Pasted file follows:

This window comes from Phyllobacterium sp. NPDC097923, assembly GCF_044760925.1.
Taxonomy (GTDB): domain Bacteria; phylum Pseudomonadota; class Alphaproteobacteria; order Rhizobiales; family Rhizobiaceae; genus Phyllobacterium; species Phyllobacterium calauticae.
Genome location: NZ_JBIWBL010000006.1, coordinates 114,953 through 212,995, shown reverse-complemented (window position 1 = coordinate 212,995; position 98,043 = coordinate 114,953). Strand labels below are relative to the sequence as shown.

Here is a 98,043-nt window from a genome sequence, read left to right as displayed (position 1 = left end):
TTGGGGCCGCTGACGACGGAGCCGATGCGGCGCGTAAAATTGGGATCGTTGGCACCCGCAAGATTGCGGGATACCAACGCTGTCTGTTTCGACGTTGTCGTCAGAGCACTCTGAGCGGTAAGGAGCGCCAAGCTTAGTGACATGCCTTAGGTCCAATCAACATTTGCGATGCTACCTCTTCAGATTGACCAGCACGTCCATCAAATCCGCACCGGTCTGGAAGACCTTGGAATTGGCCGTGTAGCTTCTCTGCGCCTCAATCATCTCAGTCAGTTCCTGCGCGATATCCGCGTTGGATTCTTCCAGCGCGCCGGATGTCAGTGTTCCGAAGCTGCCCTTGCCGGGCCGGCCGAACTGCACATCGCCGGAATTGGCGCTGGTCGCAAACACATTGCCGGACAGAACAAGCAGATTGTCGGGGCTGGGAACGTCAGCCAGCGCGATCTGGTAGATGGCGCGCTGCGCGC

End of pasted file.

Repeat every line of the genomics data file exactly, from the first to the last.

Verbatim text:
This window comes from Phyllobacterium sp. NPDC097923, assembly GCF_044760925.1.
Taxonomy (GTDB): domain Bacteria; phylum Pseudomonadota; class Alphaproteobacteria; order Rhizobiales; family Rhizobiaceae; genus Phyllobacterium; species Phyllobacterium calauticae.
Genome location: NZ_JBIWBL010000006.1, coordinates 114,953 through 212,995, shown reverse-complemented (window position 1 = coordinate 212,995; position 98,043 = coordinate 114,953). Strand labels below are relative to the sequence as shown.

Here is a 98,043-nt window from a genome sequence, read left to right as displayed (position 1 = left end):
TTGGGGCCGCTGACGACGGAGCCGATGCGGCGCGTAAAATTGGGATCGTTGGCACCCGCAAGATTGCGGGATACCAACGCTGTCTGTTTCGACGTTGTCGTCAGAGCACTCTGAGCGGTAAGGAGCGCCAAGCTTAGTGACATGCCTTAGGTCCAATCAACATTTGCGATGCTACCTCTTCAGATTGACCAGCACGTCCATCAAATCCGCACCGGTCTGGAAGACCTTGGAATTGGCCGTGTAGCTTCTCTGCGCCTCAATCATCTCAGTCAGTTCCTGCGCGATATCCGCGTTGGATTCTTCCAGCGCGCCGGATGTCAGTGTTCCGAAGCTGCCCTTGCCGGGCCGGCCGAACTGCACATCGCCGGAATTGGCGCTGGTCGCAAACACATTGCCGGACAGAACAAGCAGATTGTCGGGGCTGGGAACGTCAGCCAGCGCGATCTGGTAGATGGCGCGCTGCGCGC